Your Guide to The Healthiest Cinnamon

For centuries, people have turned to herbs, spices, and other ingredients found in nature for immune boosting and health benefits. Although many people know cinnamon is one of those spices with multiple health benefits, not everyone knows there are various types of cinnamon on the market.

One of the best types of cinnamon for your health is Ceylon cinnamon powder. Learn more about the types of Ceylon cinnamon available, the health benefits of consuming it, and how to use it in your cooking and baking.

Different Types of Ceylon Cinnamon

Ceylon cinnamon comes in sticks and powder form. Sri Lankan cinnamon, or Ceylon cinnamon, is often referred to as true cinnamon and sweet cinnamon. The flavor profile of Ceylon cinnamon powder and sticks differs from the more common Cassia cinnamon. This cinnamon variant can be found in C-5 Special grade stick form, the highest-quality cinnamon in the world. If you don’t think you’ll find much use for cinnamon sticks, Ceylon cinnamon also comes in ground powder, which is common in most kitchens. 

Health Benefits of Ceylon Cinnamon 

Cinnamon is an incredibly versatile ingredient that can make a dish special but using it in your cooking and baking also has several health benefits. Traditional Chinese culture used the spice to treat colds and nausea. While this isn’t standard practice in modern medicine, cinnamon can still improve a person’s overall well-being. 

Ceylon cinnamon is a rich source of vitamin K, calcium, iron, and fiber. It also contains high amounts of vitamin E and zinc as well as anti-inflammatory properties. Consuming cinnamon on a regular basis can provide you with doses of essential vitamins that you may not get otherwise in your diet. Other benefits of using cinnamon in your cooking include: 

  • Boost your immune system
  • Protect against bacterial infections 
  • Help fight degenerative brain disorders
  • Activate protective proteins that prevent cell damage (which can help with Alzheimer’s)
  • Prevent tooth decay
  • Help prevent HIV, heart disease, and cancer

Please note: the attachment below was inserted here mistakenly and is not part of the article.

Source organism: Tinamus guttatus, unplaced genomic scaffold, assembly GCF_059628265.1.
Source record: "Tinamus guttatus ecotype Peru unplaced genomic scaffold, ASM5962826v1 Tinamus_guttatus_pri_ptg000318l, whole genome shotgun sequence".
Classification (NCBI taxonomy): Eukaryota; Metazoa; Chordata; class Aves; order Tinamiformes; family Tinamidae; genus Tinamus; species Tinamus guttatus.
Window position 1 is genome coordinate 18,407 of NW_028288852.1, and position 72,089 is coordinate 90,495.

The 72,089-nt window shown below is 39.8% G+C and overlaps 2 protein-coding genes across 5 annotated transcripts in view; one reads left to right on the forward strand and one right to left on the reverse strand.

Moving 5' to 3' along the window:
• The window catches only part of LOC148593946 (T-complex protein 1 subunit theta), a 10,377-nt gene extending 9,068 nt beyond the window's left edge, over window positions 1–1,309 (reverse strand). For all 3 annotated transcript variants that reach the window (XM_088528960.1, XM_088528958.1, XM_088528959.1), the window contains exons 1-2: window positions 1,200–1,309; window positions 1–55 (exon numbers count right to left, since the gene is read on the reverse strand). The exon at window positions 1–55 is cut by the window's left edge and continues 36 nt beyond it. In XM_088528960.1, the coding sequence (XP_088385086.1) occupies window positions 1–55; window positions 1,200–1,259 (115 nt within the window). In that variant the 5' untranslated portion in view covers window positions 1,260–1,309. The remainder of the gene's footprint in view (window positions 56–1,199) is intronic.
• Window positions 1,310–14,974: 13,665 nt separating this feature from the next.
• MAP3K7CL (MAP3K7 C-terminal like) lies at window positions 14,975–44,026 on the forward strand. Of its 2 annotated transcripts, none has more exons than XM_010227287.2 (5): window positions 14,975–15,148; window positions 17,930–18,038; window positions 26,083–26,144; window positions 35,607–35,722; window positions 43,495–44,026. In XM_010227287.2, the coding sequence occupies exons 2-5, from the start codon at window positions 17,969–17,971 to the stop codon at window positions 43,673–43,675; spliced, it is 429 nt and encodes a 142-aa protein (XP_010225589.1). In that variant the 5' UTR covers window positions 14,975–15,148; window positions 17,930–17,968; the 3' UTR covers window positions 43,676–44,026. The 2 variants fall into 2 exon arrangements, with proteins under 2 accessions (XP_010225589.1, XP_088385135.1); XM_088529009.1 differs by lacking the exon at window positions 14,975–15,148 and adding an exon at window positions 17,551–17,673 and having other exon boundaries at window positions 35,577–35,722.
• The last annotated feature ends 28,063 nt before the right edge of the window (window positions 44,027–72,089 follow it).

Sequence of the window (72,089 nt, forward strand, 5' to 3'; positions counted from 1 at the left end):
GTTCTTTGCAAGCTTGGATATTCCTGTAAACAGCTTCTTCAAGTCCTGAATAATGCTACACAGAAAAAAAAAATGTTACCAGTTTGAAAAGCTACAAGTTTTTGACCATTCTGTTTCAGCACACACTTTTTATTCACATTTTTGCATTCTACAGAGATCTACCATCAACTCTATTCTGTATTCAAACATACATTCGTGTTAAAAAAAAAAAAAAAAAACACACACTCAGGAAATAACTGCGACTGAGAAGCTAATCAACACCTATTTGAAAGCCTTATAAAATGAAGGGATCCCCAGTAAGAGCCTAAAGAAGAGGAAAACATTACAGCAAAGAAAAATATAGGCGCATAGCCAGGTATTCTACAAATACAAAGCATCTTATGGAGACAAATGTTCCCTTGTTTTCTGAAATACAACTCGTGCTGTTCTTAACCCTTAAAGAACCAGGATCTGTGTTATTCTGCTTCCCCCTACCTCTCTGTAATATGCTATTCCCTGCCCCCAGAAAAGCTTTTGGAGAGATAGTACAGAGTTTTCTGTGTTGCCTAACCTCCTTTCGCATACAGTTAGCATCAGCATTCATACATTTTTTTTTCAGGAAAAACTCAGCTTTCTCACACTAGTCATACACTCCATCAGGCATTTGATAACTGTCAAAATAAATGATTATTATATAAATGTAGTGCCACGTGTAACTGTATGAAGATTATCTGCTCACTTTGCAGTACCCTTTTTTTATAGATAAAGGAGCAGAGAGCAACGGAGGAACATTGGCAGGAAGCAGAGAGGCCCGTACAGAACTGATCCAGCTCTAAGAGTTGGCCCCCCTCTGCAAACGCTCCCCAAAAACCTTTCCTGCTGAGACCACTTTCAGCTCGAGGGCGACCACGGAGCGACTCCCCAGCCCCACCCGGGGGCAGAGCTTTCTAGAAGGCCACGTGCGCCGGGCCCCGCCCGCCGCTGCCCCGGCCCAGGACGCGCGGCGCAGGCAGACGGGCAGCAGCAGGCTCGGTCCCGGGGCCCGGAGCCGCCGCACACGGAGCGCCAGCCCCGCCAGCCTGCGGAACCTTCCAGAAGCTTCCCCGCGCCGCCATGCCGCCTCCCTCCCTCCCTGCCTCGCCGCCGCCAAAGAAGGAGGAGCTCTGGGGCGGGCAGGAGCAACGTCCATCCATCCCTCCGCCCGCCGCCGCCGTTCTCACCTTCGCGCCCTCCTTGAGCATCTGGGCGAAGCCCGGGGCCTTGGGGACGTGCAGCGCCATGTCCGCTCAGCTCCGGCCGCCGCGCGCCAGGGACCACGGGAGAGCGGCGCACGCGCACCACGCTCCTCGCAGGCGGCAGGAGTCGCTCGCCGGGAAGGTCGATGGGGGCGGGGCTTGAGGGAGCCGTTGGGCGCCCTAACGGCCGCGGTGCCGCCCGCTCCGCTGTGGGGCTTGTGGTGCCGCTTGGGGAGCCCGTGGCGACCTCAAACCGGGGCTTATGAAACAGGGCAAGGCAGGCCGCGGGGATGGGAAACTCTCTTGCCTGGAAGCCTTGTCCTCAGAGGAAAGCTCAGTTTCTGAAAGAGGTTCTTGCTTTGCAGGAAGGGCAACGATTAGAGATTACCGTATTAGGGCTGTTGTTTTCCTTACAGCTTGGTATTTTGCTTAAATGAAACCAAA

• Freshen your breath with a Ceylon cinnamon stick
  • Treat stomach aches and pains 
  • Curb your appetite 

Similarly, Ceylon cinnamon powder is ideal if you are watching your coumarin intake. While most cinnamon has high coumarin content, it is minimal in Ceylon cinnamon.

Using Ceylon Cinnamon in Your Diet 

The good news is incorporating Ceylon cinnamon into your diet is easy. Simply use it anywhere you would use regular cinnamon! 

For example, using a tablespoon of ground Ceylon cinnamon and some boiling water, you can make a strong anti-inflammatory tea. After boiling for three to five minutes, strain and enjoy. 

Other ways to incorporate Ceylon cinnamon into your diet include: 

  • Blend it into smoothies, protein shakes, or even milkshakes 
  • Sprinkle it into your next batch of cinnamon rolls 
  • Add Ceylon cinnamon to chai tea lattes or coffee for an added boost 
  • Bake fall favorites like pumpkin and apple pie with Ceylon cinnamon 
  • Incorporate Ceylon cinnamon into mulled wine 
  • Use Ceylon cinnamon sticks in a simmer pot 
  • Season steak with ground Ceylon cinnamon 
  • Swirl your fall apple cider with a Ceylon cinnamon stick 

Ceylon Black Tea Latte Recipe

If you’re craving a tea-based latte, try Cinnamon Black Tea and Bergamot. This drink is perfect to ring in the fall season and will keep you cozy all winter long. Including Ceylon cinnamon in the recipe gives it a more subtle flavor than if you were to use a different cinnamon variety. It also provides a deeper element of sweetness. Here’s what you need to make it:


·         4 teaspoons of loose leaf Ceylon black tea

·         4 whole cloves

·         1 Ceylon cinnamon stick

·         2 teaspoons of loose leaf dried bergamot herb

·         5 cups of water

·         Fresh-grated nutmeg (optional)

·         Ceylon cinnamon powder (optional)

·         4-6 drops of food-grade orange essential oil


1.       Pour water into a pot and bring it to a boil.

2.       Add in the cinnamon stick and clove, then bring to simmer for 10 minutes.

3.       Bring the water back up to boiling and add your black Ceylon tea and bergamot.

4.       Take it off the burner and let it steep for 5 minutes.

5.       Pour your tea through a fine, mesh sieve and into your mug.

6.       To serve (optional): sprinkle a generous amount of nutmeg or Ceylon cinnamon powder on top and add a few drops of food-grade orange essential oil.

When it comes to using Ceylon cinnamon, get creative! There’s no wrong way to work this spice into your life. Get all of the health benefits from cinnamon with this excitingly strong variety. 


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